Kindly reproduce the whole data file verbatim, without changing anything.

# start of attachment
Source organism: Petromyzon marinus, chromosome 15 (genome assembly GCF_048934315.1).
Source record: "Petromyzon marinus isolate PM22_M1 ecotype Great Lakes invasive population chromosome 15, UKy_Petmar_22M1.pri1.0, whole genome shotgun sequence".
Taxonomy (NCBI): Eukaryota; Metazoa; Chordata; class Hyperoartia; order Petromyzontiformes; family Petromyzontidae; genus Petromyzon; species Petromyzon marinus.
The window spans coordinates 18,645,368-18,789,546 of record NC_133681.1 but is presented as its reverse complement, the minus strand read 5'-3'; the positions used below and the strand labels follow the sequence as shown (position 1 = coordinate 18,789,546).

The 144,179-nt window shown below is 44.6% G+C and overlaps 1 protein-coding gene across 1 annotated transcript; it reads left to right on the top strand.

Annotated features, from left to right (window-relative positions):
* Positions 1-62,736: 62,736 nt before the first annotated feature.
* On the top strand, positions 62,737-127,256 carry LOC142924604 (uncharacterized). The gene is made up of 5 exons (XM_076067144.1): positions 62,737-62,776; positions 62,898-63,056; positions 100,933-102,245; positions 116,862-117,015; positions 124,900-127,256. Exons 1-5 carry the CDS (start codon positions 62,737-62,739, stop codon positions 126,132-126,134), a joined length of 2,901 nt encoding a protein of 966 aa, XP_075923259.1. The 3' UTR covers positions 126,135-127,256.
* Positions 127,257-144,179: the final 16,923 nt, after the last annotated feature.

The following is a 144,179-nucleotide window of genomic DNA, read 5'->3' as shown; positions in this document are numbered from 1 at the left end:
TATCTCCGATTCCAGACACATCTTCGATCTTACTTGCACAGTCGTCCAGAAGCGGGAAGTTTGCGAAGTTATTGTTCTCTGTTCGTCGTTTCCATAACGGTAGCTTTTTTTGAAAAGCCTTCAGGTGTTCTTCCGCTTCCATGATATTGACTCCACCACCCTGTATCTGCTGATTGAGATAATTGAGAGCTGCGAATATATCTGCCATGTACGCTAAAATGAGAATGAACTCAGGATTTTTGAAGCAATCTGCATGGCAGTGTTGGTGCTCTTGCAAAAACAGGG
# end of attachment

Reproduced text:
Source organism: Petromyzon marinus, chromosome 15 (genome assembly GCF_048934315.1).
Source record: "Petromyzon marinus isolate PM22_M1 ecotype Great Lakes invasive population chromosome 15, UKy_Petmar_22M1.pri1.0, whole genome shotgun sequence".
Taxonomy (NCBI): Eukaryota; Metazoa; Chordata; class Hyperoartia; order Petromyzontiformes; family Petromyzontidae; genus Petromyzon; species Petromyzon marinus.
The window spans coordinates 18,645,368-18,789,546 of record NC_133681.1 but is presented as its reverse complement, the minus strand read 5'-3'; the positions used below and the strand labels follow the sequence as shown (position 1 = coordinate 18,789,546).

The 144,179-nt window shown below is 44.6% G+C and overlaps 1 protein-coding gene across 1 annotated transcript; it reads left to right on the top strand.

Annotated features, from left to right (window-relative positions):
* Positions 1-62,736: 62,736 nt before the first annotated feature.
* On the top strand, positions 62,737-127,256 carry LOC142924604 (uncharacterized). The gene is made up of 5 exons (XM_076067144.1): positions 62,737-62,776; positions 62,898-63,056; positions 100,933-102,245; positions 116,862-117,015; positions 124,900-127,256. Exons 1-5 carry the CDS (start codon positions 62,737-62,739, stop codon positions 126,132-126,134), a joined length of 2,901 nt encoding a protein of 966 aa, XP_075923259.1. The 3' UTR covers positions 126,135-127,256.
* Positions 127,257-144,179: the final 16,923 nt, after the last annotated feature.

The following is a 144,179-nucleotide window of genomic DNA, read 5'->3' as shown; positions in this document are numbered from 1 at the left end:
TATCTCCGATTCCAGACACATCTTCGATCTTACTTGCACAGTCGTCCAGAAGCGGGAAGTTTGCGAAGTTATTGTTCTCTGTTCGTCGTTTCCATAACGGTAGCTTTTTTTGAAAAGCCTTCAGGTGTTCTTCCGCTTCCATGATATTGACTCCACCACCCTGTATCTGCTGATTGAGATAATTGAGAGCTGCGAATATATCTGCCATGTACGCTAAAATGAGAATGAACTCAGGATTTTTGAAGCAATCTGCATGGCAGTGTTGGTGCTCTTGCAAAAACAGGG